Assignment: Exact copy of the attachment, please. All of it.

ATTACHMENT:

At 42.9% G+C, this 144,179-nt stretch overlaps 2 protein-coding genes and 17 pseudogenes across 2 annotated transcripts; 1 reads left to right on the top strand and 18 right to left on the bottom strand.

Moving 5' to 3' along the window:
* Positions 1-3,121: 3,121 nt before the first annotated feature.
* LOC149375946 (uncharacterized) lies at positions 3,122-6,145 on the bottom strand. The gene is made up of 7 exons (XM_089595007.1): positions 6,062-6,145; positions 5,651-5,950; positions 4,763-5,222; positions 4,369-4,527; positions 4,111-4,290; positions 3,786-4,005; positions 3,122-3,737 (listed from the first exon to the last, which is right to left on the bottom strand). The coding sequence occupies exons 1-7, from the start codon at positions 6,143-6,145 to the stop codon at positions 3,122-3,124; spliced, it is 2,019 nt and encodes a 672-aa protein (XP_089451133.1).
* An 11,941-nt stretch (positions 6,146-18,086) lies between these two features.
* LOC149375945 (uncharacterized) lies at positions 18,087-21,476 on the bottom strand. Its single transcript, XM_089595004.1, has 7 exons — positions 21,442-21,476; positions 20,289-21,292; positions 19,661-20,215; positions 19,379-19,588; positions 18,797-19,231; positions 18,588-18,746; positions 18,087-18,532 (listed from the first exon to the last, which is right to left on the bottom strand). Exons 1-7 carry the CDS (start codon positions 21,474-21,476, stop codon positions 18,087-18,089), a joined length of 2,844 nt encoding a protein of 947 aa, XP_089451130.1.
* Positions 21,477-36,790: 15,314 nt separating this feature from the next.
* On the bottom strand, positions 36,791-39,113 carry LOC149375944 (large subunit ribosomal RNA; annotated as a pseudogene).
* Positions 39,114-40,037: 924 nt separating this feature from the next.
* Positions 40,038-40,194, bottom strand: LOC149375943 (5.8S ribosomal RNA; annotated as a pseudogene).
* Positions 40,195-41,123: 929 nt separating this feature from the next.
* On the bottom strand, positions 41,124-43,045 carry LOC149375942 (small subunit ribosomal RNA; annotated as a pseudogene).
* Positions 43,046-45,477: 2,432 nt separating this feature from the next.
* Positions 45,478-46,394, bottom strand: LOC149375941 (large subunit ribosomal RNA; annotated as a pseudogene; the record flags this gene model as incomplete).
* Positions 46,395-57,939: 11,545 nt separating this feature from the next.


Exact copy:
At 42.9% G+C, this 144,179-nt stretch overlaps 2 protein-coding genes and 17 pseudogenes across 2 annotated transcripts; 1 reads left to right on the top strand and 18 right to left on the bottom strand.

Moving 5' to 3' along the window:
* Positions 1-3,121: 3,121 nt before the first annotated feature.
* LOC149375946 (uncharacterized) lies at positions 3,122-6,145 on the bottom strand. The gene is made up of 7 exons (XM_089595007.1): positions 6,062-6,145; positions 5,651-5,950; positions 4,763-5,222; positions 4,369-4,527; positions 4,111-4,290; positions 3,786-4,005; positions 3,122-3,737 (listed from the first exon to the last, which is right to left on the bottom strand). The coding sequence occupies exons 1-7, from the start codon at positions 6,143-6,145 to the stop codon at positions 3,122-3,124; spliced, it is 2,019 nt and encodes a 672-aa protein (XP_089451133.1).
* An 11,941-nt stretch (positions 6,146-18,086) lies between these two features.
* LOC149375945 (uncharacterized) lies at positions 18,087-21,476 on the bottom strand. Its single transcript, XM_089595004.1, has 7 exons — positions 21,442-21,476; positions 20,289-21,292; positions 19,661-20,215; positions 19,379-19,588; positions 18,797-19,231; positions 18,588-18,746; positions 18,087-18,532 (listed from the first exon to the last, which is right to left on the bottom strand). Exons 1-7 carry the CDS (start codon positions 21,474-21,476, stop codon positions 18,087-18,089), a joined length of 2,844 nt encoding a protein of 947 aa, XP_089451130.1.
* Positions 21,477-36,790: 15,314 nt separating this feature from the next.
* On the bottom strand, positions 36,791-39,113 carry LOC149375944 (large subunit ribosomal RNA; annotated as a pseudogene).
* Positions 39,114-40,037: 924 nt separating this feature from the next.
* Positions 40,038-40,194, bottom strand: LOC149375943 (5.8S ribosomal RNA; annotated as a pseudogene).
* Positions 40,195-41,123: 929 nt separating this feature from the next.
* On the bottom strand, positions 41,124-43,045 carry LOC149375942 (small subunit ribosomal RNA; annotated as a pseudogene).
* Positions 43,046-45,477: 2,432 nt separating this feature from the next.
* Positions 45,478-46,394, bottom strand: LOC149375941 (large subunit ribosomal RNA; annotated as a pseudogene; the record flags this gene model as incomplete).
* Positions 46,395-57,939: 11,545 nt separating this feature from the next.